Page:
• The Waggoner
  • United States

  • The American Ladies Pocket Book: 1819, including poetry by St. George Tucker, Philadelphia: A. Small, anthology
  • Joseph Rodman Drake and Fitz-Greene Halleck, writing anonymously, "The Croaker Papers", a series of 35 poems in the New York Evening Post and National Advertiser, with 14 by Drake and eight written in collaboration between the two poets; light, satirical criticisms, often of local politicians; Edgar Allan Poe criticized them when they first appeared, calling them ephemeral and careless
  • Fitz-Greene Halleck, Fanny, a long poem, much praised for its social commentary; about a poor merchant and his daughter rising into high society; written in the style of Beppo by Lord Byron; two years later, Halleck added 50 stanzas to the popular poem
  • John Neal:
  • Otho: A Tragedy, in Five Acts, Boston: West, Richardson and Lord
  • The Battle of Niagara, second, enlarged edition, Baltimore: N. G. Maxwell
  • Thomas Paine, Miscellaneous Poems
  • James Kirke Paulding, The Lay of the Scottish Fiddle: a Tale of Havre de Grace, Supposed to be written By Walter Scott, Esq. New York; Philadelphia: Published by Inskeep & Bradford, and Bradford & Inskeep
  • John Howard Payne, Brutus; or, The Fall of Tarquin. An Historical Tragedy in Five Acts, London: T. Rodwell
  • Gulian Crommelin Verplanck, The State Triumvirate, seven satires originally published in the New York American newspaper which he co-founded; the extremely popular work, praised by critics, attacked New York Governor DeWitt Clinton and his administration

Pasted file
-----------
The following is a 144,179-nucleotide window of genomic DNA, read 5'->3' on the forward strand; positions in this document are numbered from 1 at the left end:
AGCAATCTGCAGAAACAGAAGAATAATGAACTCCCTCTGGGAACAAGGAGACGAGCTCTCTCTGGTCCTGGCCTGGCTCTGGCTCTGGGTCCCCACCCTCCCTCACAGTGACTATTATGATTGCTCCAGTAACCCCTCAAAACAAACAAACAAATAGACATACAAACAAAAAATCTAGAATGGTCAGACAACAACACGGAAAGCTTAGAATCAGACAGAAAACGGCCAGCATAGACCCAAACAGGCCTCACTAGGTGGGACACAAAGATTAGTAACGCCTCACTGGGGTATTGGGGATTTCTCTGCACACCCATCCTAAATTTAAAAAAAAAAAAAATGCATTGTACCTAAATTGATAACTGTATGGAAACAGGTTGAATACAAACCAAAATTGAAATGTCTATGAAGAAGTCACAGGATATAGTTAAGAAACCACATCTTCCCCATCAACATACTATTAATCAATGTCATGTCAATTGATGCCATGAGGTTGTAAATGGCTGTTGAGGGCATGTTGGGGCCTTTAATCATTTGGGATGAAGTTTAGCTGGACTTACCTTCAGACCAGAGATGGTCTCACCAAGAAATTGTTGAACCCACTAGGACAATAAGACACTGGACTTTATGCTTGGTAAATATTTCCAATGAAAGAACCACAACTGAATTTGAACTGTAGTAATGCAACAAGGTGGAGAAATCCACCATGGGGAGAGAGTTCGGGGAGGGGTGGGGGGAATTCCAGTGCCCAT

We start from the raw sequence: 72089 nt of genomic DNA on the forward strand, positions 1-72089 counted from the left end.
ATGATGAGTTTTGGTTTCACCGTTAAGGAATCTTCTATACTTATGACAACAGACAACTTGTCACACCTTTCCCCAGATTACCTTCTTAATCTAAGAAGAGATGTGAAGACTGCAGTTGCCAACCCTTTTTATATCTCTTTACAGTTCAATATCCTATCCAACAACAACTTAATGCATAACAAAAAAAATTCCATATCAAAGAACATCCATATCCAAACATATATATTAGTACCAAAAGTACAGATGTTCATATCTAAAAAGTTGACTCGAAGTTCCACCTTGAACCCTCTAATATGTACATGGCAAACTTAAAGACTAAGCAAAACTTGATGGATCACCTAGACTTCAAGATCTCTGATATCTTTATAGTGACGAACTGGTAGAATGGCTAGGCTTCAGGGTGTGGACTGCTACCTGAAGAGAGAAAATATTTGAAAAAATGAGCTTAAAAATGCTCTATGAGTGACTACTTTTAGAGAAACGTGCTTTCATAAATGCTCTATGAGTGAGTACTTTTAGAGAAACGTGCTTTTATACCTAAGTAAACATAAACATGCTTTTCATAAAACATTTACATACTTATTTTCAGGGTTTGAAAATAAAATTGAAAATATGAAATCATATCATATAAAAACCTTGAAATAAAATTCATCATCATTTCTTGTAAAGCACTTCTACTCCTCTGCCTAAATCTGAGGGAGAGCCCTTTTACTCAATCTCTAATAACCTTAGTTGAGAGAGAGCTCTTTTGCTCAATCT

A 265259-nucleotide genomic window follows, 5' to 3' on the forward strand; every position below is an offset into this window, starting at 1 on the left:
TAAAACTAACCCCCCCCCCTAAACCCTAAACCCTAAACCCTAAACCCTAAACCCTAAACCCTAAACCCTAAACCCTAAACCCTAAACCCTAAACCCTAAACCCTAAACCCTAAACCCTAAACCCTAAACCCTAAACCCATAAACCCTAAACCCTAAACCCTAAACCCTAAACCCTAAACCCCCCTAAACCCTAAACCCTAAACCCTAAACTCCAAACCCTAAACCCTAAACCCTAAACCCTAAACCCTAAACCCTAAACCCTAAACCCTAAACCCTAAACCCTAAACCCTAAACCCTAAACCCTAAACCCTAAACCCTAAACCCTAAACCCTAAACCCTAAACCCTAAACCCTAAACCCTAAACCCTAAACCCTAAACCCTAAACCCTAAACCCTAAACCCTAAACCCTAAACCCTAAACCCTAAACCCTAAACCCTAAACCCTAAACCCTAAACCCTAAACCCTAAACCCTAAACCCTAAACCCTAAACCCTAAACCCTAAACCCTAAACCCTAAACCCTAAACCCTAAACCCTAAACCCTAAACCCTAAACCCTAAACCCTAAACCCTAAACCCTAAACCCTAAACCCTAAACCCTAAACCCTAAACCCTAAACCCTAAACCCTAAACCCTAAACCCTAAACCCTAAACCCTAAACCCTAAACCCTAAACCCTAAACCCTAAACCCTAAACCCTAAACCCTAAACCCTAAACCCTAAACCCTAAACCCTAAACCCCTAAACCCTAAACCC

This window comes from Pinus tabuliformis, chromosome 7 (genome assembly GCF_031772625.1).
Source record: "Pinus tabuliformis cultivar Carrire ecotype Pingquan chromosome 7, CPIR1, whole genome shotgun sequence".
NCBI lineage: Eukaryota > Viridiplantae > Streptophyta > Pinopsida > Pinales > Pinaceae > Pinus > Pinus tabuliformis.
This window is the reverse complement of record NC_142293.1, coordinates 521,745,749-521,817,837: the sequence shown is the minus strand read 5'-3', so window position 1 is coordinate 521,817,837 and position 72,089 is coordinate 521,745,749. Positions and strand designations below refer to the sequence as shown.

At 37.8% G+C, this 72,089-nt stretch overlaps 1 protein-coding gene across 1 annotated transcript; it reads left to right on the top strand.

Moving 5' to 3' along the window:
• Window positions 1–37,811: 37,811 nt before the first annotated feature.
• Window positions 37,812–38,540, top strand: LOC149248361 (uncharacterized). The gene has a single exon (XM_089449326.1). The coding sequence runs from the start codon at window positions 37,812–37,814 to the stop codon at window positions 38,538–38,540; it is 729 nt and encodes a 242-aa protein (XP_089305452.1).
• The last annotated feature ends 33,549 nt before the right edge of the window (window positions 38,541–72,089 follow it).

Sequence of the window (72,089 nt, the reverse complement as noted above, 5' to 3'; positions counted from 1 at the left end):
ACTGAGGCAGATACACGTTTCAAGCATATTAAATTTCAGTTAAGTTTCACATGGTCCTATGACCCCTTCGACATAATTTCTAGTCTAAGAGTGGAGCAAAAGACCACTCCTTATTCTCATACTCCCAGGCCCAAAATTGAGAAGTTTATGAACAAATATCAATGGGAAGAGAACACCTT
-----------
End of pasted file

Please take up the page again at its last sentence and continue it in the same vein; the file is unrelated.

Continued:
• Richard Henry Wilde, The Lament of the Captive, an epic on the Seminole War, includes the much-praised lyric "My Life Is Like the Summer Rose", which was reprinted nationwide, unattributed and without the author's consent
  • Other in English

  • Barron Field, First Fruits of Australian Poetry, first book of poetry published in Australia
  • France

  • Honoré de Balzac, Cromwell
  • André Chénier:
  • La Jeune Tarentine ("The Young Tarentine")
  • La Jeune Captive ("The Young Captive")
  • Marceline Desbordes-Valmore, Élégies et romances, France
  • Louis Jean Népomucène Lemercier, La Panhypocrisiade, ou la comédie infernale du seizième siècle ("The Panhypocrisiade, or The Infernal Comedy of the Sixteenth Century"), in sixteen cantos
  • Other languages

  • Johann Wolfgang von Goethe, West-östlicher Divan ("West-Eastern Diwan"), Germany
  • Kobayashi Issa, Oraga haru ("The Year of My Life"), Japan
  • Births

    Death years link to the corresponding "[year] in poetry" article:

  • January 1 - Arthur Hugh Clough (died 1861), English poet and brother of suffragist Anne Jemima Clough
  • January 21 - Edward Capern (died 1894), English postman poet
  • February 12 - William Wetmore Story (died 1895, American sculptor, art critic, poet and editor
  • February 22 - James Russell Lowell (died 1891), American
  • May 27 - Julia Ward Howe (died 1910), American poet and abolitionist
  • May 31 - Walt Whitman (died 1892), American
  • June 12 - Charles Kingsley (died 1875), English writer and cleric
  • June 29 - Thomas Dunn English (died 1902), American politician and poet
  • July 24 - Josiah Gilbert Holland (died 1881), American novelist and poet
  • August 1 - Herman Melville (died 1891), American novelist and poet
  • November 22 - George Eliot, born Mary Ann Evans (died 1880), English novelist and writer
  • December 30 - Theodor Fontane (died 1898), German novelist and poet
  • Deaths

    Birth years link to the corresponding "[year] in poetry" article:

  • January 14 - John Wolcot (born 1738), English satirist and poet
  • January 28 - Johann Karl Wezel (also "Carl"; born 1747), German poet, writer and educator
  • date not known – James Wallis Eastburn, (born 1797), American
  • date not known – Wang Yun (born 1749), Chinese poet and playwright during the Qing Dynasty
  • References

    1819 in poetry Wikipedia

    Similar Topics
    Gettin Square
    Patricia Briggs
    Euan Morton